You can stain or paint Wolmanized® wood. You can also coat this wood with a water repellent; in fact, we highly recommend it. The best way to tackle these jobs depends on the wood you have, its exposure, and the coating you plan to use. Many light-colored latex paints can be used successfully, following brush-application of an oil-based primer. Primer should not be applied by sprayer, nor should coatings be used if their manufacturer advises against a primer. Always follow the manufacturer’s directions and take special care in sealing end grain, holes, and other penetrations with the primer.
How long must you wait before the wood is dry internally? The time it takes for wood to dry out depends on the climate and the wood’s exposure. In summer in the American southwest, deck lumber open to sunshine can dry in a few days. In cool, damp weather or when shaded by an overhanging roof or tree, it will take much longer for wood to dry. Perform the following test to determine if your project is ready to paint or stain: Place a few drops of water on the area to be coated. If it beads up, it is too wet to coat, and you'll need to wait. If it absorbs the water readily, it is ready to coat.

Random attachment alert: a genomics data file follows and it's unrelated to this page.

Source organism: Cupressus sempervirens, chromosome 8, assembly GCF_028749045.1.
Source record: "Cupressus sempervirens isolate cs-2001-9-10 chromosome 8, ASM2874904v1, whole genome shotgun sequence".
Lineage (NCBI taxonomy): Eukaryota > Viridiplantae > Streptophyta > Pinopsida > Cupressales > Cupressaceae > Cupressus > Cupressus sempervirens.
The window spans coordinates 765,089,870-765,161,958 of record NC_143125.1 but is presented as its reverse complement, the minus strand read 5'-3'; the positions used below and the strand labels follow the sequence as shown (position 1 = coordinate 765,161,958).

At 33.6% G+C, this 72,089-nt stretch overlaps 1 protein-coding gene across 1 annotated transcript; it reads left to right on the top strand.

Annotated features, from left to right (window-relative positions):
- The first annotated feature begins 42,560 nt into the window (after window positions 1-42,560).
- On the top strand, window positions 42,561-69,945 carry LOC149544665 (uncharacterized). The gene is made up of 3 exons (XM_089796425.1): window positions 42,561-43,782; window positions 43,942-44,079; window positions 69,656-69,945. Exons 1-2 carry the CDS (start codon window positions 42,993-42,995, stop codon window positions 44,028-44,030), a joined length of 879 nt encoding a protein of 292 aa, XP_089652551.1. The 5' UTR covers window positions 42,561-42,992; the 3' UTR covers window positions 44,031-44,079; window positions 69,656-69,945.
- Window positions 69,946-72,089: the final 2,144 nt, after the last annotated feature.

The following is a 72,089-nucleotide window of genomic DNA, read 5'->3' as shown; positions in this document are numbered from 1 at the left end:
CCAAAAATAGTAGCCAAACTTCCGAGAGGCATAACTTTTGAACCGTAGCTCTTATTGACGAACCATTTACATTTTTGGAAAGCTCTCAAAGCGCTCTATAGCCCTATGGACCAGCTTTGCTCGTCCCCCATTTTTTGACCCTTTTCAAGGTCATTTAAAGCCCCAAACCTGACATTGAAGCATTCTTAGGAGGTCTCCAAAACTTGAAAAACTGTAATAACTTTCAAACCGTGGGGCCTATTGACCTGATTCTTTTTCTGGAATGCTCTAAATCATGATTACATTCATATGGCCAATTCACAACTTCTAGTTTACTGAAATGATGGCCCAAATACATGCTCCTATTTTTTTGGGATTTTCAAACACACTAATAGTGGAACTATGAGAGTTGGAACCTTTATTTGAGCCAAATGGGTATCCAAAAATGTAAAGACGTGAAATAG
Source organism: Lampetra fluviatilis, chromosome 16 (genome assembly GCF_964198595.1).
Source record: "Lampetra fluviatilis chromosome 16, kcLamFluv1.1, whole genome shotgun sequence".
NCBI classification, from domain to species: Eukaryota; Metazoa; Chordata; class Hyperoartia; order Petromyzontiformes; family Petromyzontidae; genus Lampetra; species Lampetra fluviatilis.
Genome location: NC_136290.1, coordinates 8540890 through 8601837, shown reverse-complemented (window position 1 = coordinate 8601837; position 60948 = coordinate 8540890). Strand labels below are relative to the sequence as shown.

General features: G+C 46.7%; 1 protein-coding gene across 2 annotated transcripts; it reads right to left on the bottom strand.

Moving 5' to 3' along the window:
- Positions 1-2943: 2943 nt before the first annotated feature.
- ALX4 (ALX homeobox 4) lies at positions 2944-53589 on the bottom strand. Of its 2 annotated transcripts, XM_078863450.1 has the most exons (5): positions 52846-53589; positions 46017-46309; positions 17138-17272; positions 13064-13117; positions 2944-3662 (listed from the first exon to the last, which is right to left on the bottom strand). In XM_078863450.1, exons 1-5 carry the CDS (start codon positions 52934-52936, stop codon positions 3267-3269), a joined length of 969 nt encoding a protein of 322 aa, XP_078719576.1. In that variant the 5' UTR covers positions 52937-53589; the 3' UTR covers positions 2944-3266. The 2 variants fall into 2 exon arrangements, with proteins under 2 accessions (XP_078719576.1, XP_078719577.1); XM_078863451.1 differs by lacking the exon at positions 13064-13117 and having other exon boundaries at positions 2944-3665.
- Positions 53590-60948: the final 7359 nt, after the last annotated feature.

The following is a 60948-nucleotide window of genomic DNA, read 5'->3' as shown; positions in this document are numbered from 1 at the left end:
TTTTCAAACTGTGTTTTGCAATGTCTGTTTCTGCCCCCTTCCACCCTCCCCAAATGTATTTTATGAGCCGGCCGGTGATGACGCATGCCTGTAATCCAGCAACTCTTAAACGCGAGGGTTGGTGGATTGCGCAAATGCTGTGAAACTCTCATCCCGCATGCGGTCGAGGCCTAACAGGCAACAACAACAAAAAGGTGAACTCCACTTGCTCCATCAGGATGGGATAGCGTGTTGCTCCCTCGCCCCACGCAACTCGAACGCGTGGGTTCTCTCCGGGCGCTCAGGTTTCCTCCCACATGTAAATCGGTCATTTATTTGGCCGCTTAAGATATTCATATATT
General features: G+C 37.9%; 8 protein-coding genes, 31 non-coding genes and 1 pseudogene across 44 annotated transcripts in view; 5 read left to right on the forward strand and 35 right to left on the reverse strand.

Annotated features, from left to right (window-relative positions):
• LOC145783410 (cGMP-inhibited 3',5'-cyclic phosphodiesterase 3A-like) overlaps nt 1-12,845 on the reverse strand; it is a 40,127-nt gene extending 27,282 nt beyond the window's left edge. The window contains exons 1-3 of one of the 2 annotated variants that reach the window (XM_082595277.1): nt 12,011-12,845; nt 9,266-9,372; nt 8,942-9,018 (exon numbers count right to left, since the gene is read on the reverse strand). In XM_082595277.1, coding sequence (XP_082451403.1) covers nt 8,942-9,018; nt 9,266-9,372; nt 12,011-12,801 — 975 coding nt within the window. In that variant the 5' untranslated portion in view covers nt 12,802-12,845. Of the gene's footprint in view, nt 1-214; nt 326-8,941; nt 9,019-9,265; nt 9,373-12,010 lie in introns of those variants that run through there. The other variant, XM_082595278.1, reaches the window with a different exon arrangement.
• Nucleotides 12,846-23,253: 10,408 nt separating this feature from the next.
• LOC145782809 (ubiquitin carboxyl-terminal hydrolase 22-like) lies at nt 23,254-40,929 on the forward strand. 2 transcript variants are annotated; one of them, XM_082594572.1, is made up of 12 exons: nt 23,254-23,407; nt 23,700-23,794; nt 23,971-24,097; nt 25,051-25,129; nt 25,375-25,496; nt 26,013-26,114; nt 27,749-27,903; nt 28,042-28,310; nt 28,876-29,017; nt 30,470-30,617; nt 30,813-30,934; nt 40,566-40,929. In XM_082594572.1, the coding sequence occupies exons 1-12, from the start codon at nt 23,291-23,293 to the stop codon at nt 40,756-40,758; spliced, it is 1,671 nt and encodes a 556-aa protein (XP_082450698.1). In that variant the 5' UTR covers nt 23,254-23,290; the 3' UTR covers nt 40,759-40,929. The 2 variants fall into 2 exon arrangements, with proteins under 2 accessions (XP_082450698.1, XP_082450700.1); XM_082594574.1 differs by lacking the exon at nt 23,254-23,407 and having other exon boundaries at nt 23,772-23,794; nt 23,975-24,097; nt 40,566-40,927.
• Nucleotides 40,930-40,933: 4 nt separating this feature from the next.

For more information, choose the following scenario that best suits your situation. Are you using: Typical treated wood? Treated wood with built-in-water repellent? Treated wood that is re-dried after treatment?
Typical Treated Wood
When wood is pressure-treated, it is saturated with a liquid solution of preservative diluted in water. In a typical situation, the wood you buy is still somewhat damp.
PAINT – Do not apply paint until the wood is dry, both on the surface and internally. Otherwise, as the wood dries out, escaping moisture will cause blisters and poor adhesion in the paint. Once the wood is dry, the procedure for painting treated wood is no different from that for painting untreated wood. (We recommend against using paint on deck flooring because frequently used pathways, such as from the steps to the door, will become worn).
STAIN – Some stains are heavily pigmented and form a film, just as paint does. The recommendations for their application are the same as those for paint, including our advice against using them for the floor of a deck. Most stains, however, are more transparent and do not block moisture movement. There are other differences, though. Stains may be oil-based or water-based. Some formulations can be used immediately; other perform best when the wood is allowed to dry for a while. Best advice: follow the stain manufacturer’s instructions.
WATER REPLLENT – Most water repellent brands say that it is okay to apply a water repellent without delay, which is ideal timing. For other brands, a slight delay is recommended. Again, it is best to follow the manufacturer’s instructions.
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